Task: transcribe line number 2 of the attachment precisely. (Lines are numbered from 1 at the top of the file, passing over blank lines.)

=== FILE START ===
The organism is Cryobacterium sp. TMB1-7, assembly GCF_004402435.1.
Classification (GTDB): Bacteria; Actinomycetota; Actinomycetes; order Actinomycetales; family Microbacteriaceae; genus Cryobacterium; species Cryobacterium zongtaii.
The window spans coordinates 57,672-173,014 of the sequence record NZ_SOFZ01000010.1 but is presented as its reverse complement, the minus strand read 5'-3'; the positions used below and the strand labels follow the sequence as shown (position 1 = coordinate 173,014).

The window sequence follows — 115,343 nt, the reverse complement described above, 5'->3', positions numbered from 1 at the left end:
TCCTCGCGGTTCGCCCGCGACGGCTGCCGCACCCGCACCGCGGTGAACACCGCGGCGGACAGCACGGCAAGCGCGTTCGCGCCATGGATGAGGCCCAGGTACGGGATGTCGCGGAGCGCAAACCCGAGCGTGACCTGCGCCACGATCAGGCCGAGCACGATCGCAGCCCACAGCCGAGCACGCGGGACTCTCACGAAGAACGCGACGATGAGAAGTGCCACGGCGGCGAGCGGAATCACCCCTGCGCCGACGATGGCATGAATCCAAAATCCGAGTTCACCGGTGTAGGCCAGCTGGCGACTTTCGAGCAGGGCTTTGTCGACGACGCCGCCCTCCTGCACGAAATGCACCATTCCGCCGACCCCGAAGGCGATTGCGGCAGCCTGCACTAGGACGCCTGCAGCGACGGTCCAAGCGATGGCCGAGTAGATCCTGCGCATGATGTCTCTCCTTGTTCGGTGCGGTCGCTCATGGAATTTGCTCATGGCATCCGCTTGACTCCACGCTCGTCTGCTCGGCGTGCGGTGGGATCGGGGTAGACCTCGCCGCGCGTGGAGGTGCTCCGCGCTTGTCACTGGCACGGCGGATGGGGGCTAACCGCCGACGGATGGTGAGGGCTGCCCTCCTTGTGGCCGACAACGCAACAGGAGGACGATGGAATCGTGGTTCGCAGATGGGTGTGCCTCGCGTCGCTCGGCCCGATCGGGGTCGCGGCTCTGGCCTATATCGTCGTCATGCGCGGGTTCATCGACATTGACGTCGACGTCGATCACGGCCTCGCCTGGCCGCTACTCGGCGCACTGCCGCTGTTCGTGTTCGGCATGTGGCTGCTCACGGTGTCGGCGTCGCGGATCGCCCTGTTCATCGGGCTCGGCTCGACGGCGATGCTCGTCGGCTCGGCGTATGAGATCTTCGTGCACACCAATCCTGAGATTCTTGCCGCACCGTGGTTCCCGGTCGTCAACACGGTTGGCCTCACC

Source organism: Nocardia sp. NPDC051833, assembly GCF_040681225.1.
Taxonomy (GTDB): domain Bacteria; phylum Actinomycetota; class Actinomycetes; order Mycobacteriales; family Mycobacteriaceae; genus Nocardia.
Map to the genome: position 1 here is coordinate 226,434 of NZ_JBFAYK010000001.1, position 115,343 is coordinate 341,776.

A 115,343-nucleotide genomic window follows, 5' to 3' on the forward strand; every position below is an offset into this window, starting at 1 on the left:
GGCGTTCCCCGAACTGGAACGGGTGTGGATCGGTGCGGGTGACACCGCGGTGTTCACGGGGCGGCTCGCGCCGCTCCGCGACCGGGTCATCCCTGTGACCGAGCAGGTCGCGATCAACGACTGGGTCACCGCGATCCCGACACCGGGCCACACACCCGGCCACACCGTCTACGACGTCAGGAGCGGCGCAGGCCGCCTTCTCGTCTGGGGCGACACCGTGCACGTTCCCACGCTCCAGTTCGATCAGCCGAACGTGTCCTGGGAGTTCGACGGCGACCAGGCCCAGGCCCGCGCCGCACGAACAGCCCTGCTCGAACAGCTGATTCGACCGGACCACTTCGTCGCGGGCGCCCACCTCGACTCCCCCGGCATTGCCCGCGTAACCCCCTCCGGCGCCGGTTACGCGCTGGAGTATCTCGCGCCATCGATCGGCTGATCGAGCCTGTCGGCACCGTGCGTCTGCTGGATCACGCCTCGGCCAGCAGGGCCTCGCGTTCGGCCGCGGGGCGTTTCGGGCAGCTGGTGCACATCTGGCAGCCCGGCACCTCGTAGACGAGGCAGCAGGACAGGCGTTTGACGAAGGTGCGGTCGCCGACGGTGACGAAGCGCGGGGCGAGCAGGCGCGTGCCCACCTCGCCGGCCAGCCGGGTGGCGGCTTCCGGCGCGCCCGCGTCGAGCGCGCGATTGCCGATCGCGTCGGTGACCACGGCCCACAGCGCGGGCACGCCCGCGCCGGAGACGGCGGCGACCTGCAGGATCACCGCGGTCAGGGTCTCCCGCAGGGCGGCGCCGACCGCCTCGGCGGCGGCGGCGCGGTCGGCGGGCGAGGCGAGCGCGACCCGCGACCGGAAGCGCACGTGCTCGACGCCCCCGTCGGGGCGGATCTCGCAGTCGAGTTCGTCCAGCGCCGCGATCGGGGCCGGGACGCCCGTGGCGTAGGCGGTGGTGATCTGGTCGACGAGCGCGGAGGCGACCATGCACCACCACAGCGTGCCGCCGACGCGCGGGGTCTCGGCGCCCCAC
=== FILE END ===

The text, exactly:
Classification (GTDB): Bacteria; Actinomycetota; Actinomycetes; order Actinomycetales; family Microbacteriaceae; genus Cryobacterium; species Cryobacterium zongtaii.